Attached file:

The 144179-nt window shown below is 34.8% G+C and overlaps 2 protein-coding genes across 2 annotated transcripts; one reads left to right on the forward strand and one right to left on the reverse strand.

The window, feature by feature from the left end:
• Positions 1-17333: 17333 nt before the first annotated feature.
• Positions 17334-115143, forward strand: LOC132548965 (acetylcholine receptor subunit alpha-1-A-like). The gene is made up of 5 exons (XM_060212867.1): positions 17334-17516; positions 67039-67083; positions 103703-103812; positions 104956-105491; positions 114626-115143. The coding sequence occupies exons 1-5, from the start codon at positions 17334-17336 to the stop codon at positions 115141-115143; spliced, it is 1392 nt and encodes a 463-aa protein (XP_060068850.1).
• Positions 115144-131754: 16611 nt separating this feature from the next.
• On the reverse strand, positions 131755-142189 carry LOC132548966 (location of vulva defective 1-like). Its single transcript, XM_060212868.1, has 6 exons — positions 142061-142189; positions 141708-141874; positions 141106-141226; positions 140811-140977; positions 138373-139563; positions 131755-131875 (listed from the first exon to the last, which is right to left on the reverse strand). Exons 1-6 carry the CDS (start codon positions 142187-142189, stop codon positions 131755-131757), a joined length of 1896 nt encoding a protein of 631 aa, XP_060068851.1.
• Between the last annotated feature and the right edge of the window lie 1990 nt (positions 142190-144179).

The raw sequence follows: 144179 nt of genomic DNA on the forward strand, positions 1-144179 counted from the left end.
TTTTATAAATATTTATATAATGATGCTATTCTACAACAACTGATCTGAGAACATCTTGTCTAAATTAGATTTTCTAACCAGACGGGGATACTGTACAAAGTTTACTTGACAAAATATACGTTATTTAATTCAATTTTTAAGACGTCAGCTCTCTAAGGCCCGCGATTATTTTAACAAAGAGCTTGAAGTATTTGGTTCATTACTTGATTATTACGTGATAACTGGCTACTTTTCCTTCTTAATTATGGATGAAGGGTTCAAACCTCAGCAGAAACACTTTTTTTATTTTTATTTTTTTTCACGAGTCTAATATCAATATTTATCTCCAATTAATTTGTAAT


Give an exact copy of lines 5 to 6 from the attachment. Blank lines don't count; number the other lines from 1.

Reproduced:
• Positions 115144-131754: 16611 nt separating this feature from the next.
• On the reverse strand, positions 131755-142189 carry LOC132548966 (location of vulva defective 1-like). Its single transcript, XM_060212868.1, has 6 exons — positions 142061-142189; positions 141708-141874; positions 141106-141226; positions 140811-140977; positions 138373-139563; positions 131755-131875 (listed from the first exon to the last, which is right to left on the reverse strand). Exons 1-6 carry the CDS (start codon positions 142187-142189, stop codon positions 131755-131757), a joined length of 1896 nt encoding a protein of 631 aa, XP_060068851.1.